For the vast majority of teachers, existing pensions provide a higher, more secure retirement income than a cost-equivalent 401(k)-style plan. And pensions keep teachers in classrooms, according to a new study from UC Berkeley and the National Institute on Retirement Security.
Conducted by Nari Rhee, director of the Retirement Security Program at UC Berkeley’s Labor Center, and actuary Leon F. “Rocky” Joyner, Jr., of Segal Consulting, the study shows that switching to an account-based retirement system such as a 401(k) would sharply reduce the retirement income security of most teachers in the U.S.
The study looked at the career patterns and pension benefits of public school teachers in six states: Colorado, Connecticut, Georgia, Kentucky, Missouri and Texas, which were chosen to represent geographic and teacher diversity. Concerns over retirement security and government efforts to take away pensions prompted walkouts last year in Colorado, Kentucky and elsewhere.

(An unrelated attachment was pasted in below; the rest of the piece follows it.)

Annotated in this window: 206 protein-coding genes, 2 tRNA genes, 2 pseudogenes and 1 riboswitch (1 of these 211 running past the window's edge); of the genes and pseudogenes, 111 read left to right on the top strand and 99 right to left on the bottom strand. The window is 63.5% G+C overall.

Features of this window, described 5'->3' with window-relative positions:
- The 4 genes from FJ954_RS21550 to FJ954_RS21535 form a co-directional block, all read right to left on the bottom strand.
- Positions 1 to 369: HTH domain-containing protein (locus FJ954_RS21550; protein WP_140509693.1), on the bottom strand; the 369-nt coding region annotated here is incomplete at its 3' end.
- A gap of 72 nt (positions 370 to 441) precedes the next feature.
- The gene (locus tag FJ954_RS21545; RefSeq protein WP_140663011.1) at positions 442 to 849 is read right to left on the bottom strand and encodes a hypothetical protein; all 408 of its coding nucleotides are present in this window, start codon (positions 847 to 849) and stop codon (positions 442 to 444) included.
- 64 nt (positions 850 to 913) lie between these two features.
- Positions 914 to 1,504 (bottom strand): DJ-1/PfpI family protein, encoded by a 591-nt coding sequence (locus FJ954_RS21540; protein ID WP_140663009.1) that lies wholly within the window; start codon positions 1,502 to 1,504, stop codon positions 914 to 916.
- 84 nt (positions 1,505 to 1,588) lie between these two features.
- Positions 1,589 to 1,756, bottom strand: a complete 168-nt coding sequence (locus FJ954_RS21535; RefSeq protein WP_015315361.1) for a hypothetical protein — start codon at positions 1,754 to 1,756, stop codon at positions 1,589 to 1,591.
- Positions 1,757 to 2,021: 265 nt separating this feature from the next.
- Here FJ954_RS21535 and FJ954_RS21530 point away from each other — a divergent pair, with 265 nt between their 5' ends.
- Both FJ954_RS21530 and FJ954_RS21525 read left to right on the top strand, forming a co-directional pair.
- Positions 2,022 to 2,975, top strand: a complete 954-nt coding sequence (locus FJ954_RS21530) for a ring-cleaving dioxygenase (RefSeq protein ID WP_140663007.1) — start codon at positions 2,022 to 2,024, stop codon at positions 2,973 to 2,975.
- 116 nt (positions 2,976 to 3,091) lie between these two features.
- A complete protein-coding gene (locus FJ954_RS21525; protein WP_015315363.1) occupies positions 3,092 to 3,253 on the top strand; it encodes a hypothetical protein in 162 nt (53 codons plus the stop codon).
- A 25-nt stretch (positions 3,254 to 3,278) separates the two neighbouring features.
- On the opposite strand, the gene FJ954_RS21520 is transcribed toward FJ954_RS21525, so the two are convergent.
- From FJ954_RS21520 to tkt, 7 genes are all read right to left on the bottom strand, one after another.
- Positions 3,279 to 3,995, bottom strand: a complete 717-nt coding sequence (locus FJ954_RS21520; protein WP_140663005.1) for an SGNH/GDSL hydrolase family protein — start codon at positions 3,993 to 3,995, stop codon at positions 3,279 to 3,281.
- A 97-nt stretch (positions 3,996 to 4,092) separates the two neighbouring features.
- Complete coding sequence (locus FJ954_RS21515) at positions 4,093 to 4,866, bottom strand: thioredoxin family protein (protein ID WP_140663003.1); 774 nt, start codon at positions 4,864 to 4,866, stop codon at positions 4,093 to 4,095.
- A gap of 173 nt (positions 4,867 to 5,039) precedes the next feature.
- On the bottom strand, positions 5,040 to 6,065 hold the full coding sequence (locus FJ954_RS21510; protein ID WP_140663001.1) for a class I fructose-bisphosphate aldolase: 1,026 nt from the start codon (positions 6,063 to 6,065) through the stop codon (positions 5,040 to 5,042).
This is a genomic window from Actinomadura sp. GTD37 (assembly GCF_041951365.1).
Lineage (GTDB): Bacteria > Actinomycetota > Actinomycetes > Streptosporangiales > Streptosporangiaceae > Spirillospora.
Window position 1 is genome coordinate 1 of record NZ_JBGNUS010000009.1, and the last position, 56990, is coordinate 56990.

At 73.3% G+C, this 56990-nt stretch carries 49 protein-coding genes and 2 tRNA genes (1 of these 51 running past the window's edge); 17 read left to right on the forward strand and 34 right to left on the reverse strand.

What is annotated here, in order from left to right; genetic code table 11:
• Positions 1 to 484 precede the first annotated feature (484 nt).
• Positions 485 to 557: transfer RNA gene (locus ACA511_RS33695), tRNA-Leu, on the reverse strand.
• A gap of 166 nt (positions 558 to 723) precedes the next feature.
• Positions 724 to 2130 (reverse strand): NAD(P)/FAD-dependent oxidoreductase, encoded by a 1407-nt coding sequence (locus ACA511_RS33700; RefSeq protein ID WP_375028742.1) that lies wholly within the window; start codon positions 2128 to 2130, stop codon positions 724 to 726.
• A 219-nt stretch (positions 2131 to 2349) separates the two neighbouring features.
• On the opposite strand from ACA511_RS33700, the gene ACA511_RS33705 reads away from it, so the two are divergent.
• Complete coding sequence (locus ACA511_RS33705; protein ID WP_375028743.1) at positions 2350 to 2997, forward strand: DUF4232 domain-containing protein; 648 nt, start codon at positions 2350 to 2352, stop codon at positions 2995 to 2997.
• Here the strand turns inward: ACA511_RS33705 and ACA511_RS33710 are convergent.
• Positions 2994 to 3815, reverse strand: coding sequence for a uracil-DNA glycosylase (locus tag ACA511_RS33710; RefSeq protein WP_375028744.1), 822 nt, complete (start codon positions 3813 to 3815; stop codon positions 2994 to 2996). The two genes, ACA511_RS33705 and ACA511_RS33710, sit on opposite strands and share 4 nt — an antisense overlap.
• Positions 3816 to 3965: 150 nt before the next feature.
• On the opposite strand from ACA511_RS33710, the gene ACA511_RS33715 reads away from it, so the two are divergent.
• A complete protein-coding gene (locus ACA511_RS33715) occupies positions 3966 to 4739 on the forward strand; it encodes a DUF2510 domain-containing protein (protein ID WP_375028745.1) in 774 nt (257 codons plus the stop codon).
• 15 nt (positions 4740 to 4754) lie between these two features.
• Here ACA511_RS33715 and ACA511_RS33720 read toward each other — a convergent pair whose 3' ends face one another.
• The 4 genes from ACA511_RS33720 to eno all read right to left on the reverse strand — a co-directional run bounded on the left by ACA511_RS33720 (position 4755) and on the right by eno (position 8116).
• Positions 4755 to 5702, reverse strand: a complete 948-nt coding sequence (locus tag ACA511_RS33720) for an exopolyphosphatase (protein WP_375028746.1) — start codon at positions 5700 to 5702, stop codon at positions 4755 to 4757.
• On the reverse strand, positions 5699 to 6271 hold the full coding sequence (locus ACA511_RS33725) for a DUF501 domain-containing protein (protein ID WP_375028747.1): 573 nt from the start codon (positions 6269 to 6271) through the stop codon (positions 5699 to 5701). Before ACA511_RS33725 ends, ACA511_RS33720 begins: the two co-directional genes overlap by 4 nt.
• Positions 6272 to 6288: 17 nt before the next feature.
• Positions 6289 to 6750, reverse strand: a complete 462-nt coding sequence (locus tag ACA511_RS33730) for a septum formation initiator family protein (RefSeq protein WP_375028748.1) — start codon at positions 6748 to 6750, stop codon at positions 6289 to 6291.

“Contrary to the claims made by a number of studies, pensions are good for teachers and they’re good for school systems,” said lead author Rhee. “They generate higher retirement income than 401(k)s for most teachers, and they incentivize experienced teachers to stay in the classroom, reducing turnover.”
“Concerns about improving retirement benefits for the small minority of teachers who won’t stay until retirement are best addressed by modifying traditional pensions for greater portability,” says report co-author Joyner. “The report finds that switching to a 401(k) will make eight out of 10 teachers worse off.”
A webinar that reviews study findings will be held Thursday, January 17, 11 a.m. to noon PST.